Earlier this month I was happy to attend an event organised by the Writers Guild of Great Britain where a panel of agents gave a talk about common themes that writers starting on the great literary journey may want to be aware of as they set out to carve a career in writing, followed by a Q-and-A session from the floor.
Themes of the discussion were around the roles of an agent in terms of what roles they perform for a writer, their role as part of the developing career for a writer and when and how to approach an agent when a writer feels ready to.
My goals with the evening were to soak in some insight and knowledge from the panel; this I feel I accomplished. While the panel was mostly focused around screenwriting and scripts, there was plenty of insight, I felt, that applied universally to writing of all doctrines and disciplines including prose:
- Creating a body of work is key in attracting the attention of agents – it’s a nice, romantic notion that one’s first script or manuscript will be so good as to seal the deal initially, but a good body of work will show proactivity on the part of the writer and give the potential agent a chance to see that writer’s “voice” develop. I feel my stable of short stories that I have already written shows that I’m not adverse to trying new things conceptually but also that, over time, I have given serious thought and effort into diversifying my portfolio out of the original “space opera” comfort zone.
- Meet other writers and network – build a circle of contacts and exchange notes and ideas. I already do this to a small scale with a few like minded-friends I know personally and via Twitter, but getting out to more events (such as Meet the Agents) and plucking up the courage to say “hi!” to another writer is a big step. Again, it’s a romantic notion that a writer will sit in solitude and – hey presto! – an awesome piece of work will be conjured out of thin air; rather, as a writer myself I feed off of feedback. Bouncing ideas off other writers is a great way to see what works and what doesn’t, and it’s a skill I want to work on. Fellow writers are not an “enemy”; rather, we’re all making the same journey so should be more collective!
- Keep writing fresh and current – don’t rely on old stories that gather dust for submission. Writing new material both keeps one’s hand in with the craft but also allows a writer to keep their material current with modern trends. A “dusted off” work shows a potential agent that a writer is either not keeping up with current trends or is getting complacent and spent. While my own output has slowed I like to think that with each work I am getting a little better and adapting my skill.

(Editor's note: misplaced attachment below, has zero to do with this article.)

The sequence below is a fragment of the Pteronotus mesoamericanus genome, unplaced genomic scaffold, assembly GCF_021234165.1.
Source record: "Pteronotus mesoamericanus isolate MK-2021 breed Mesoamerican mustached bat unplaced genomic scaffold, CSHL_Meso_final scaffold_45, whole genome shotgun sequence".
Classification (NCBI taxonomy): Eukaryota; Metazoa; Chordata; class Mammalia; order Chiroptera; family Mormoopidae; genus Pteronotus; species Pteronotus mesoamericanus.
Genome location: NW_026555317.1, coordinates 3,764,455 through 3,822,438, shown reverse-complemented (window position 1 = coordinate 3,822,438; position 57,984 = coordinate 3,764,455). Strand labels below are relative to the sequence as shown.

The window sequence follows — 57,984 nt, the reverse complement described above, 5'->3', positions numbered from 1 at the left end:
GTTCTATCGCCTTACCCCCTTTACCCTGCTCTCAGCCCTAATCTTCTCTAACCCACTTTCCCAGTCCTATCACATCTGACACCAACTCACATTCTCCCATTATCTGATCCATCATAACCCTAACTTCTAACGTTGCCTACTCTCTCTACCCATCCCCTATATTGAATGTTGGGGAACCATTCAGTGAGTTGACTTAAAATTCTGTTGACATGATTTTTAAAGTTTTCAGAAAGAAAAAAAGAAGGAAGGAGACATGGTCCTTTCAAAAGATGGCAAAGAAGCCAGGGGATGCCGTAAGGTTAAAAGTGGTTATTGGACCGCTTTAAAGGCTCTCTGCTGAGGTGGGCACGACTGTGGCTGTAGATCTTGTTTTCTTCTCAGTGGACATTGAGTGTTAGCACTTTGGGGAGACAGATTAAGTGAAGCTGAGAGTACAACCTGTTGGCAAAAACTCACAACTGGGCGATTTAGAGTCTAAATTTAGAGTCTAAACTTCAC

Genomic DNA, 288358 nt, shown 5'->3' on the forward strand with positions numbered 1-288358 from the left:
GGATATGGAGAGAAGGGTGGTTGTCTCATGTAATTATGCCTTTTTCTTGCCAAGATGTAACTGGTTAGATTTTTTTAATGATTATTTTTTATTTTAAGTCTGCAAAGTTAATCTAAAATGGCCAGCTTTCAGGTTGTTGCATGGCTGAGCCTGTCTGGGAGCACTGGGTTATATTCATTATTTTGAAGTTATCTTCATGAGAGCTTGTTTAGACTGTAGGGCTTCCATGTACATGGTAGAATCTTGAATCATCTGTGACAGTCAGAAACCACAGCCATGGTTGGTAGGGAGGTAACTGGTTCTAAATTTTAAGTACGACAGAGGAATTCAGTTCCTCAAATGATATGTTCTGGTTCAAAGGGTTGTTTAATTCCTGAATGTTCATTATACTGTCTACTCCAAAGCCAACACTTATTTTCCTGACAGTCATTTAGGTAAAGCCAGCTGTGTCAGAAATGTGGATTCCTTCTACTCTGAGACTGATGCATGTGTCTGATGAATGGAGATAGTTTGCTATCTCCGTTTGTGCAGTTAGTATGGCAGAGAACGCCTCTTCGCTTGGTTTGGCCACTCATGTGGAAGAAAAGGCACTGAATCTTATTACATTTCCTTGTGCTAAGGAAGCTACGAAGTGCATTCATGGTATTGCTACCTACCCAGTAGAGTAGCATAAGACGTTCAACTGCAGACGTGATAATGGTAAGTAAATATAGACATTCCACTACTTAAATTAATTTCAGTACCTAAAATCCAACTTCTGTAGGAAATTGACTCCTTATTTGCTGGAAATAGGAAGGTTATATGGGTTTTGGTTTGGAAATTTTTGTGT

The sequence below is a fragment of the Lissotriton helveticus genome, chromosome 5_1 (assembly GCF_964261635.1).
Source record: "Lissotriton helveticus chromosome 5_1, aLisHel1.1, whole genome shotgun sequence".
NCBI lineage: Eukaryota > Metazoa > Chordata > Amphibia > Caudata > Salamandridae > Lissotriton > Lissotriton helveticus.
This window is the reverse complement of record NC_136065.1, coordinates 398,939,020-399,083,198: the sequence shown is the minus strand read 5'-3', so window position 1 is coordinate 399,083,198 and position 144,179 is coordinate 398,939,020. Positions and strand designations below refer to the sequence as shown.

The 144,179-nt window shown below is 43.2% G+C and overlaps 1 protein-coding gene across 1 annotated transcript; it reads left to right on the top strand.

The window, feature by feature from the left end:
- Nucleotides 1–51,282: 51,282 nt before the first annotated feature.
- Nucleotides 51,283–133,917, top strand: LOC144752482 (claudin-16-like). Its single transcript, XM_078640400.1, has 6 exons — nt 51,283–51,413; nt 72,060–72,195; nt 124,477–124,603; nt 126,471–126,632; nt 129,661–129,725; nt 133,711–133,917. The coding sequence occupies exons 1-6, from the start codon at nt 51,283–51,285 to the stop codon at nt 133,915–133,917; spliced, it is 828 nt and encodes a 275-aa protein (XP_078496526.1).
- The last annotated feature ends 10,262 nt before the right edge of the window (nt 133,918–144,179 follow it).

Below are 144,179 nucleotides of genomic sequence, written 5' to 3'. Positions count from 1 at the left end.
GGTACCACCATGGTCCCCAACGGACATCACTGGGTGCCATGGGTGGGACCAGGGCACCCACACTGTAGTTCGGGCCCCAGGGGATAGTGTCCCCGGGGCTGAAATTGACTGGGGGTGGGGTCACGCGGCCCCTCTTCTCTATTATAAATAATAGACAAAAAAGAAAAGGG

- Don’t attempt to second-guess the market when pitching a work; write the best story in the genre or format you’re interested in. Show an interest and passion in your subject – if the best and most compelling story you want to tell is in the form of a science-fiction novel or a comedy short, write a sci-fi novel or comedy short! The interest and passion behind your work is what agents want to see, not necessarily the genre or format you pigeon-hole yourself into. Trying to write all things for all men can be off-putting for agents, and spreading oneself too thin doesn’t allow a distinctive “voice” to culture.
- Seek out agents specialising in your genre – this point especially resonated me as a science-fiction centric writer, as sci-fi as a whole is pretty marmite – some agents love it and some hate it; the writer’s task is to find an agent that appreciates the work and has special genre knowledge they can put behind a writer to make an impact in a relatively niche market. While I am in the early stages of experimenting with more general genre fiction, I definitely took a lot from this point – it’s fine for an agent to have personal tastes, much as a reader would.
Overall, the evening was extremely useful – writing, while a romantic pastime, is about meeting people and doing research into the market one’s work is ultimately intended for. Finding an agent is the first crucial step, and pivotal in starting the ball rolling on a productive writing career, whether that be books, radio, plays, theatre or film. And when I’m ready I hope to be able to take this insight forward as I take my writing on the next step.
Definitely a worthwhile evening!